Patent application title: CO2 DECOMPOSITION VIA OXYGEN DEFICIENT FERRITE ELECTRODES USING SOLID OXIDE ELECTROLYSER CELL
Bruce S. Kang (Morgantown, WV, US)
Huang Guo (Morgantown, WV, US)
Gulfam Iqbal (Morgantown, WV, US)
IPC8 Class: AC25B100FI
Class name: Electrolytic synthesis (process, composition, and method of preparing composition) preparing inorganic compound carbon containing compound produced
Publication date: 2012-09-13
Patent application number: 20120228150
Oxygen Deficient Ferrites (ODF) electrodes integrated with Yttria
Stabilized Zirconia (YSZ) electrolyte, electrochemically decompose carbon
dioxide (CO2) into carbon (C)/carbon monoxide (CO) and oxygen
(O2) in a continuous process. The ODF electrodes can be kept active
by applying a small potential bias across the electrodes. CO2 and
water (H2O) can also be electrolyzed simultaneously to produce
syngas (H2+CO) and O2 continuously that can be fed back to the
oxy-fuel combustion. With this approach, CO2 can be transformed into
a valuable fuel source allowing CO2 neutral use of the hydrocarbon
1. A method to decompose CO2 into C/CO and O2 using Oxygen
Deficient Ferrites (MxFe3-xO.sub.4-.delta., M represents a
bivalent metal ion such as Fe(II), Cu(II), Co(II), Mn(II), Ni(II), and so
on) electrodes integrated with solid oxide electrolyser cell.
BACKGROUND OF THE INVENTION
 1. Field of Invention
 The present invention relates to the decomposition of carbon dioxide into carbon/carbon monoxide and oxygen via oxygen deficient ferrite (ODF) electrodes in a continuous process using solid oxide electrolyser cell (SOEC). Another application is the co-electrolysis of CO2 and water to produce syngas for fuel or further processing. The generated O2 can be re-circulated to the oxy-fuel combustion that will reduce fuel demand and energy requirement for the Air Separator Unit (ASU).
 2. State of the Art
 The attenuation of carbon-dioxide (CO2) concentration in the atmosphere has been an important ecological issue associated with the global warming. In order to mitigate this effect, Carbon Capture and Storage (CCS), and CO2 decomposition technologies are being developed. Currently, CO2 is captured from flue gas by amine scrubbing or cryogenic separation. Amine scrubbing involves two steps: absorption of CO2 at lower temperature and release the captured CO2 to a storage unit at higher temperature [Advanced Research Projects Agency--Energy, IMPACCT 2009]. This process consumes a significant portion of the power plant energy output. Moreover, the captured CO2 must be compressed and transported to a permanent place which is also an energy consuming process.
 A preferable approach would be to decompose CO2 into C/CO and oxygen, or co-electrolysis with H2O to generate syngas (H2+CO) and oxygen (O2) [Qingxi Fu, et al. (2010), Energy Environ. Sci., 3, 1382-1397] as shown in Reaction  and Reaction .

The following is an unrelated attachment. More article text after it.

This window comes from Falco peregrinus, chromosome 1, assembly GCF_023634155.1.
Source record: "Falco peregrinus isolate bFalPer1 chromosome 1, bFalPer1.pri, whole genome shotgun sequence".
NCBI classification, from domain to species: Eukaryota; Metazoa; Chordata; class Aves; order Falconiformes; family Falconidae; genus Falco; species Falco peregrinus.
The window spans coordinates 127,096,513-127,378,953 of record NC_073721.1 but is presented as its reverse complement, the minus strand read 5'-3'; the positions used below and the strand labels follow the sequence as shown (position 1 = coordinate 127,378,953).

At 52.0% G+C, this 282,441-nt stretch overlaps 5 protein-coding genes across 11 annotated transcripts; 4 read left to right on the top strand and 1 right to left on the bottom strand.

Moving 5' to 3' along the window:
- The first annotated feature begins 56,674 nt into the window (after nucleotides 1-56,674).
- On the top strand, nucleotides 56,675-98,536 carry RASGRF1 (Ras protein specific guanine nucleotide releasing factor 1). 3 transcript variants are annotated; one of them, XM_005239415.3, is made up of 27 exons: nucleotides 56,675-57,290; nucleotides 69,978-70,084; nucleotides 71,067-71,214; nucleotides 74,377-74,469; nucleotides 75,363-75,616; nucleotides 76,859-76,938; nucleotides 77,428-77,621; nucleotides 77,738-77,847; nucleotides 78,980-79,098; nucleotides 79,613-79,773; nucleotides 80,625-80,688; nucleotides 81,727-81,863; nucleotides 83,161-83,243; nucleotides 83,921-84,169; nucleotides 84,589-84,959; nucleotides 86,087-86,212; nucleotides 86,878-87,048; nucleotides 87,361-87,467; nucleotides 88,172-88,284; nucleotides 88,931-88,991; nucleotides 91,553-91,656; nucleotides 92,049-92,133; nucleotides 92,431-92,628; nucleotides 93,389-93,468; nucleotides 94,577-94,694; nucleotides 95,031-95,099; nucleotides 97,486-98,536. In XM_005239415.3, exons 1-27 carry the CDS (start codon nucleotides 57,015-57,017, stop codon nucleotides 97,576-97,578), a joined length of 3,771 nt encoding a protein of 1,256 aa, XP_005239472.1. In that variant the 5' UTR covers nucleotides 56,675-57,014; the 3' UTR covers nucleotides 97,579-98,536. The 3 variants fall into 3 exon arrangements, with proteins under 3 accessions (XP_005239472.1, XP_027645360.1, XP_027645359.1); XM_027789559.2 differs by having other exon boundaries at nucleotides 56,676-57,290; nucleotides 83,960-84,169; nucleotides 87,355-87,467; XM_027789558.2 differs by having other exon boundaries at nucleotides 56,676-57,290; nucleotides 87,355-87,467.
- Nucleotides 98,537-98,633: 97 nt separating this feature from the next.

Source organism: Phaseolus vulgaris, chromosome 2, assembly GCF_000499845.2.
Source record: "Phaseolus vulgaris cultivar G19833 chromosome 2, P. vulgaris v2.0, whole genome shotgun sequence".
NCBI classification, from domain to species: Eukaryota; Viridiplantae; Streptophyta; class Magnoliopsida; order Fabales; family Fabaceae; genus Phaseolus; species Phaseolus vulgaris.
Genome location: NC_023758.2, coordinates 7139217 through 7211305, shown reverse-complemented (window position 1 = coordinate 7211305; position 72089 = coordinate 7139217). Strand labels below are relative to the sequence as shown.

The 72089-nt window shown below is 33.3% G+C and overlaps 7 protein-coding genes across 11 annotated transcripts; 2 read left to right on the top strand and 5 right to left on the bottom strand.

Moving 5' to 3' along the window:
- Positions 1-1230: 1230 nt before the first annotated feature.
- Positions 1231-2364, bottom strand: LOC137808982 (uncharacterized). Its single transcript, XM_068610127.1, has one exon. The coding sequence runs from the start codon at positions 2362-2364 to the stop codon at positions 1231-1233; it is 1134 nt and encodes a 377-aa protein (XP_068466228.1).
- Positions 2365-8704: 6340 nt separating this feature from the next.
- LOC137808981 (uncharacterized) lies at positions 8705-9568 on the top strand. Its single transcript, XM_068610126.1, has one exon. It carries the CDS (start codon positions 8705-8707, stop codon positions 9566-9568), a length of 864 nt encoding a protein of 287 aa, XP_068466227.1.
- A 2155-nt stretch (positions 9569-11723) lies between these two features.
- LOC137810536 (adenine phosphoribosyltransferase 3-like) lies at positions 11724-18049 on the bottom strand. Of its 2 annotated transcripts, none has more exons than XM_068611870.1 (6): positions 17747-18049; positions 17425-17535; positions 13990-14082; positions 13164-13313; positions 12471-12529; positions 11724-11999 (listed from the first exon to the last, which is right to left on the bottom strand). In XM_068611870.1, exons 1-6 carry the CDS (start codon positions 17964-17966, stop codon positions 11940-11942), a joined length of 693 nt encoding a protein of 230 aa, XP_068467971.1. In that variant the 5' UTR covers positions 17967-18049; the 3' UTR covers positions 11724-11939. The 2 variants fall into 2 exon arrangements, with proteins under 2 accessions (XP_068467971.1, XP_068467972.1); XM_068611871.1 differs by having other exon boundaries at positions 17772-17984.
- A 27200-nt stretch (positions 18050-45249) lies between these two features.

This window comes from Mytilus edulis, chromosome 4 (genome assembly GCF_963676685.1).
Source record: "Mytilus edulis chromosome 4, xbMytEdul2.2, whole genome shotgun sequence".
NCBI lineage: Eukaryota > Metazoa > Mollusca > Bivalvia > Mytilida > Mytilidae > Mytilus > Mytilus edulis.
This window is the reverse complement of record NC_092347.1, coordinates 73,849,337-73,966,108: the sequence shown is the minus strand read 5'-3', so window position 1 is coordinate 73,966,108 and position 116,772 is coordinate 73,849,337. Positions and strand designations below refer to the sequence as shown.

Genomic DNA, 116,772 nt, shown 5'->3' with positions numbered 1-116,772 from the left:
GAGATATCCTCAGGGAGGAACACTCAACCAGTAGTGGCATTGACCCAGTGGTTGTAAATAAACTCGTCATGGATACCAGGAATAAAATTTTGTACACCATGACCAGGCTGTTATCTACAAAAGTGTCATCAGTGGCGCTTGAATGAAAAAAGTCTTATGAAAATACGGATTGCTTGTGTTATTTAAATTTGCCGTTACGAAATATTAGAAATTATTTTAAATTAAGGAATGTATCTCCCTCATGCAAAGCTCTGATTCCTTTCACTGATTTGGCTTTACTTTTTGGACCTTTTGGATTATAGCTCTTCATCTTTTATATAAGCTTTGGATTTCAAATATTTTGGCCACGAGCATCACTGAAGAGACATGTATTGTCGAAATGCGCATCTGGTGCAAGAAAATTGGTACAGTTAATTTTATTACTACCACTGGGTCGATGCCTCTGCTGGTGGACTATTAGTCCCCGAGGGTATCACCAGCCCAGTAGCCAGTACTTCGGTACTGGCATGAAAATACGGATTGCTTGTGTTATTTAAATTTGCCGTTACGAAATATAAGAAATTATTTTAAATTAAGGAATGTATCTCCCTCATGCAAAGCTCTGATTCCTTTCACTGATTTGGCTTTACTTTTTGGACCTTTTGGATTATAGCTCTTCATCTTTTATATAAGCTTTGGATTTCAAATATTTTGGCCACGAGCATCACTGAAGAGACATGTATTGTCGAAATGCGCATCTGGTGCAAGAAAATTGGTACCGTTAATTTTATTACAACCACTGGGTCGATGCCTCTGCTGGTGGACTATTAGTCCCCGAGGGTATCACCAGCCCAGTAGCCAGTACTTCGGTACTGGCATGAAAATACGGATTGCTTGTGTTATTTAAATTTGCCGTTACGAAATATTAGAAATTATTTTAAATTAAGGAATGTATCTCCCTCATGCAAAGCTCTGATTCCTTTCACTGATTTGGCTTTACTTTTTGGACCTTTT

CO2→CO+1/2O2ΔH600° C.=283kJ/mole 
H2O→H2+1/2 O2ΔH600° C.=247kJ/mole 
 Syngas and O2 can be fed back to the oxyfuel combustion chamber that will reduce fuel demand for combustion and energy requirement for the Air Separator Unit (ASU). Syngas can also be further processed into synthetic liquid fuel (synfuel) through the Fischer-Tropsch process as shown in Reaction .
 CO can be further processed into methanol by reacting with H2 that is produced from methane (CH4) thermal pyrolysis [Muradov et al. Catalytic Dissociation of Hydrocarbons: a Route to CO-free Hydrogen] as shown in Reaction  and Reaction .
CH4→C+2H2ΔH800° C.92kJ/mole 
CO+2H2→CH3OHΔH250° C.=-128kJ/mole 
 Thus, CO2 can be chemically transformed into a valuable energy source and its storage will not be a concern. Moreover, the generated O2 will reduce the ASU energy requirement [McCutchen, et al. U.S. Pat. App. No. 201010146927 (published Jun. 17, 2010)].
SUMMARY OF THE INVENTION
 Carbon dioxide (CO2) is electrochemically decomposed into carbon/carbon monoxide (CO) and oxygen (O2) by Oxygen Deficient Ferrites (ODF) electrodes. The Solid Oxide Electrolysis Cell (SOEC) consists of a thin Yttria Stabilized Zirconia (YSZ) electrolyte with ODF electrodes on both sides, working as anode and cathode. In order to keep the electrodes active, a small potential bias (<0.5V) is applied across the electrodes. CO2 and water (H2O) can also be electrolyzed simultaneously to produce syngas (H2+CO) and O2 continuously. The generated O2 can be re-circulated to the oxy-fuel combustion that will reduce fuel demand and energy requirement for the Air Separator Unit (ASU) and thus partially offset the energy required in the decomposition process. Moreover, CO or syngas can be recovered as valuable products that can be further processed into liquid fuel through Fischer-Tropsch process. With this approach, CO2 can be transformed into a valuable fuel source allowing CO2 neutral use of the hydrocarbon fuels.
BRIEF DESCRIPTION OF THE DRAWING
 FIG. 1 shows the principle of ODF reactivity
 FIG. 2 shows a schematic of ODF electrodes in SOEC for CO2 decomposition into CO and O2
 FIG. 3 shows the SOEC inside NexTech Probostat® Test Apparatus
DETAILED DESCRIPTION OF THE INVENTION